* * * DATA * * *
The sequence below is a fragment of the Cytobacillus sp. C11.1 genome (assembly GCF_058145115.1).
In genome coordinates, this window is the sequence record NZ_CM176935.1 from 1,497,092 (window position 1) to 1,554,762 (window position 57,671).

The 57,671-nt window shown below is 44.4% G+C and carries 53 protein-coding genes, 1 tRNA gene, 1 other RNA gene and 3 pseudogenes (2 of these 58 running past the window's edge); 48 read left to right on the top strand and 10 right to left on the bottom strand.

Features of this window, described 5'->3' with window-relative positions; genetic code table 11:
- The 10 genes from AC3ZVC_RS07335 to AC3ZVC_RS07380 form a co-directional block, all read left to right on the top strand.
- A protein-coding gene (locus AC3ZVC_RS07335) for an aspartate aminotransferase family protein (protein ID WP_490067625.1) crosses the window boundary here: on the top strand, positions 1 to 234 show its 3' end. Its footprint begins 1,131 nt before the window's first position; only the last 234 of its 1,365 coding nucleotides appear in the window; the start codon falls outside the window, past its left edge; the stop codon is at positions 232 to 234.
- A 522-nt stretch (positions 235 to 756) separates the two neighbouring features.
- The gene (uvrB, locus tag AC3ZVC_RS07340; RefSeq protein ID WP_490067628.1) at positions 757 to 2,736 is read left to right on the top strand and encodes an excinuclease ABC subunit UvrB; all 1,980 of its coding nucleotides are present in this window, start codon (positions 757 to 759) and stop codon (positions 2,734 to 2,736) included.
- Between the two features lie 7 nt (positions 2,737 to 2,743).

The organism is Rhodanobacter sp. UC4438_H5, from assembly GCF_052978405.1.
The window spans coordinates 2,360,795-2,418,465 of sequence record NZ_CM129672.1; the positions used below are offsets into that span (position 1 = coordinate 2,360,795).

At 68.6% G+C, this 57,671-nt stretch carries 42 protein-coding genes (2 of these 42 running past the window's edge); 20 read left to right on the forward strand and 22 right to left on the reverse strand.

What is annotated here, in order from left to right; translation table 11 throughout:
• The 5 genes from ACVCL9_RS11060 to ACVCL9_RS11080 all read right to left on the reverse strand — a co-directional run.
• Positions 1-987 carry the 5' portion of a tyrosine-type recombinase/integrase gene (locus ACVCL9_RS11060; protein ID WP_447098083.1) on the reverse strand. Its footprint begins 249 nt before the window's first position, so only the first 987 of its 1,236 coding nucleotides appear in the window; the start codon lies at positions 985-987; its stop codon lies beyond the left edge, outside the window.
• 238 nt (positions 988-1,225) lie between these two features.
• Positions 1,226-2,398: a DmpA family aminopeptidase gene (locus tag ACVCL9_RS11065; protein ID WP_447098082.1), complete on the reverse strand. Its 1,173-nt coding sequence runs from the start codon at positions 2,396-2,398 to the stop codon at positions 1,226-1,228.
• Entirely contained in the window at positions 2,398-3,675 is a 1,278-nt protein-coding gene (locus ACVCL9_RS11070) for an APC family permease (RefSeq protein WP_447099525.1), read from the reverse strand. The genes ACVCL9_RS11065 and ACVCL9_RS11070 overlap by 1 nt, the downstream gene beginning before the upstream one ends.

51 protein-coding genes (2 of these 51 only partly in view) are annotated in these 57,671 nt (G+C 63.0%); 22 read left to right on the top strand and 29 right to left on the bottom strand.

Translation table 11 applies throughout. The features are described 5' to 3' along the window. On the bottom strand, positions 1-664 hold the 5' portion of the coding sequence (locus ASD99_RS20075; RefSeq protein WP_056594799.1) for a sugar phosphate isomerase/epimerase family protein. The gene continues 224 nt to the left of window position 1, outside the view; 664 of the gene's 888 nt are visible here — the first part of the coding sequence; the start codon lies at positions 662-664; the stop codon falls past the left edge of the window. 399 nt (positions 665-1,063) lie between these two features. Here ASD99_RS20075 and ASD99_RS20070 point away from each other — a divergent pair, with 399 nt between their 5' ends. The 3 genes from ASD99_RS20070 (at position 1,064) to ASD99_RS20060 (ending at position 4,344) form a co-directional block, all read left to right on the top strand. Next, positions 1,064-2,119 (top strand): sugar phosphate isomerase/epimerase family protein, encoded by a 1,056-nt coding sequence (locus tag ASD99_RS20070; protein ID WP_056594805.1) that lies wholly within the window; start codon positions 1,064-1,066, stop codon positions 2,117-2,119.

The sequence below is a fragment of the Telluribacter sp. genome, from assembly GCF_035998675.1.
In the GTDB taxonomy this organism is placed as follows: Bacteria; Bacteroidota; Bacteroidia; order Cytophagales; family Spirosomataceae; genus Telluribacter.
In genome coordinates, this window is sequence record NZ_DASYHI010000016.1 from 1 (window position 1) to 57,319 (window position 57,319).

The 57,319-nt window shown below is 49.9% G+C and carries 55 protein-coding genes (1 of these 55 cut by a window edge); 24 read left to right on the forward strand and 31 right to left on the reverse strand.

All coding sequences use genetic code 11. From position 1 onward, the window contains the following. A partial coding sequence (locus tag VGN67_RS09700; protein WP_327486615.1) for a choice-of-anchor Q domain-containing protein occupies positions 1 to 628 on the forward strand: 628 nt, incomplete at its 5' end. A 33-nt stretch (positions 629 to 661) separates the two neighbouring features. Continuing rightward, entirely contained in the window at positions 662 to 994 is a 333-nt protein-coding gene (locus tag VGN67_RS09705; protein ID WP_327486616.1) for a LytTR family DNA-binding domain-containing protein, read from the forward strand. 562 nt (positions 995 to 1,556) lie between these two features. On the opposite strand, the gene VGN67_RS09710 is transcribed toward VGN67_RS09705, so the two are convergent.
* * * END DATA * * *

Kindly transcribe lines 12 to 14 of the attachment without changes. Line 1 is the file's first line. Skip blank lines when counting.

At 68.6% G+C, this 57,671-nt stretch carries 42 protein-coding genes (2 of these 42 running past the window's edge); 20 read left to right on the forward strand and 22 right to left on the reverse strand.

What is annotated here, in order from left to right; translation table 11 throughout:
• The 5 genes from ACVCL9_RS11060 to ACVCL9_RS11080 all read right to left on the reverse strand — a co-directional run.